WASHINGTON • While few have noticed, United States airport security workers long had the option of using five types of physical pat-downs at the screening line.
Now, those options have been eliminated and replaced with a single universal approach.
And, this time, you will notice.
The new physical touching - for those selected to have a pat-down - will be what the federal agency officially describes as a more "comprehensive" physical screening, according to a Transportation Security Administration spokesman.
Denver International Airport, for example, notified employees and flight crews on Thursday that the "more rigorous" searches "will be more thorough and may involve an officer making more intimate contact than before".
"I would say people who in the past would have got a pat-down that wasn't involved will notice that the (new) pat-down is more involved," TSA spokesman Bruce Anderson said on Friday.
The shift from the previous risk-based assessment on which pat-down procedure an officer should apply was phased in over the past two weeks after tests at smaller airports, he added.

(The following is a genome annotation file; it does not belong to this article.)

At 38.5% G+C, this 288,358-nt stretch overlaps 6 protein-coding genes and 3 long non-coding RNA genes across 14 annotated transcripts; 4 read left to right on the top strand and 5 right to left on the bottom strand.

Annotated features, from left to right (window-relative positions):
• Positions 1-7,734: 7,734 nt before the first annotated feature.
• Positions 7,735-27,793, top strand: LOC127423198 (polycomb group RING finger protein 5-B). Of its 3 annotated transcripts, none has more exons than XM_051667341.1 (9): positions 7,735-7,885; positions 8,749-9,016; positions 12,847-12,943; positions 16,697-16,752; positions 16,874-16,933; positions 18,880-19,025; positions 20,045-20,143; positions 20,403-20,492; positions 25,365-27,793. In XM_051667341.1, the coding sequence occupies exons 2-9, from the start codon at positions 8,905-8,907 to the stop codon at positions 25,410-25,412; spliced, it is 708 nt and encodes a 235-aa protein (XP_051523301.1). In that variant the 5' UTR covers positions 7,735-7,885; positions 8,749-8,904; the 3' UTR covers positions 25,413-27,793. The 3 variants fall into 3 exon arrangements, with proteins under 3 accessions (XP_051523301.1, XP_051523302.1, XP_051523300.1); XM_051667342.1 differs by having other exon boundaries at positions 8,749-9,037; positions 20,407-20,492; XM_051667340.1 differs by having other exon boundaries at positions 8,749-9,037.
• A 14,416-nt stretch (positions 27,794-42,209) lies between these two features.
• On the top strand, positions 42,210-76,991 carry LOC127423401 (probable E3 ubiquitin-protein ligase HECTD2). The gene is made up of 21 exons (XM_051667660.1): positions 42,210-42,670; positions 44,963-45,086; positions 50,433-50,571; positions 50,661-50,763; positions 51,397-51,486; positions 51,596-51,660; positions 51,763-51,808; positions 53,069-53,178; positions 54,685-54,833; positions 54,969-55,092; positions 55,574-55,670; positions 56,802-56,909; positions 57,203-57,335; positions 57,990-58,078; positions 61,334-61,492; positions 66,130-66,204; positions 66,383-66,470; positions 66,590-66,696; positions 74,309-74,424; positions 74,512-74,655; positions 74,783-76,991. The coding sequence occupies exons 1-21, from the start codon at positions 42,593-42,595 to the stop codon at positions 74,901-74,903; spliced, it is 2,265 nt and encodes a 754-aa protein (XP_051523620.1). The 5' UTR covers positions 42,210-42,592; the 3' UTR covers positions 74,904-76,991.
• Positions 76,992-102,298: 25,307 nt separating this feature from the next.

TSA screens about two million people daily at US airports.
The agency does not track how many passengers are subject to pat-down searches after they pass through an imaging scanner.
People who decline to use this screening technology are automatically subject to physical searches.
While passengers may find the process more intrusive, the new screening procedure is not expected to increase overall airport security delays.
However, "for the person who gets the pat-down, it will slow them down", Mr Anderson said.
The change is partly a result of the agency's study of a 2015 report that criticised aspects of TSA screening procedures.
That audit drew headlines because it found that airport officers had failed to detect handguns and other weapons.
An additional change prompted by the report was the TSA's decision to end its "managed inclusion" programme, by which some everyday travellers were allowed to use precheck lanes to speed things up at peak times.